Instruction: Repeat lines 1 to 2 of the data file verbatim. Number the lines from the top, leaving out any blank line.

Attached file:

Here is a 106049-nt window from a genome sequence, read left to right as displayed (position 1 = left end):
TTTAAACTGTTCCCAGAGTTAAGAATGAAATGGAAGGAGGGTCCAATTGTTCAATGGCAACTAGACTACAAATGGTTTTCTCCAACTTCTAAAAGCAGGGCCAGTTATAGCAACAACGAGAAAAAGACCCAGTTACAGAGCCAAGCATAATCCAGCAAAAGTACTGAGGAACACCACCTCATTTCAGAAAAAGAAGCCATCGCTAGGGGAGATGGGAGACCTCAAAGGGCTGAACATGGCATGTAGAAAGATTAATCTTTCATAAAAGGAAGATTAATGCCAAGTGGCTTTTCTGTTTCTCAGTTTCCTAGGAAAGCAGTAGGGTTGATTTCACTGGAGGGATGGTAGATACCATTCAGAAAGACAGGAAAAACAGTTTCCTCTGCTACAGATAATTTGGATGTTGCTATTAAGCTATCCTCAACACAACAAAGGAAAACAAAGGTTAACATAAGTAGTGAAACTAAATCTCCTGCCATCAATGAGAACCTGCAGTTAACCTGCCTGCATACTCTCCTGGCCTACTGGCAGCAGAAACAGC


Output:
Here is a 106049-nt window from a genome sequence, read left to right as displayed (position 1 = left end):
TTTAAACTGTTCCCAGAGTTAAGAATGAAATGGAAGGAGGGTCCAATTGTTCAATGGCAACTAGACTACAAATGGTTTTCTCCAACTTCTAAAAGCAGGGCCAGTTATAGCAACAACGAGAAAAAGACCCAGTTACAGAGCCAAGCATAATCCAGCAAAAGTACTGAGGAACACCACCTCATTTCAGAAAAAGAAGCCATCGCTAGGGGAGATGGGAGACCTCAAAGGGCTGAACATGGCATGTAGAAAGATTAATCTTTCATAAAAGGAAGATTAATGCCAAGTGGCTTTTCTGTTTCTCAGTTTCCTAGGAAAGCAGTAGGGTTGATTTCACTGGAGGGATGGTAGATACCATTCAGAAAGACAGGAAAAACAGTTTCCTCTGCTACAGATAATTTGGATGTTGCTATTAAGCTATCCTCAACACAACAAAGGAAAACAAAGGTTAACATAAGTAGTGAAACTAAATCTCCTGCCATCAATGAGAACCTGCAGTTAACCTGCCTGCATACTCTCCTGGCCTACTGGCAGCAGAAACAGC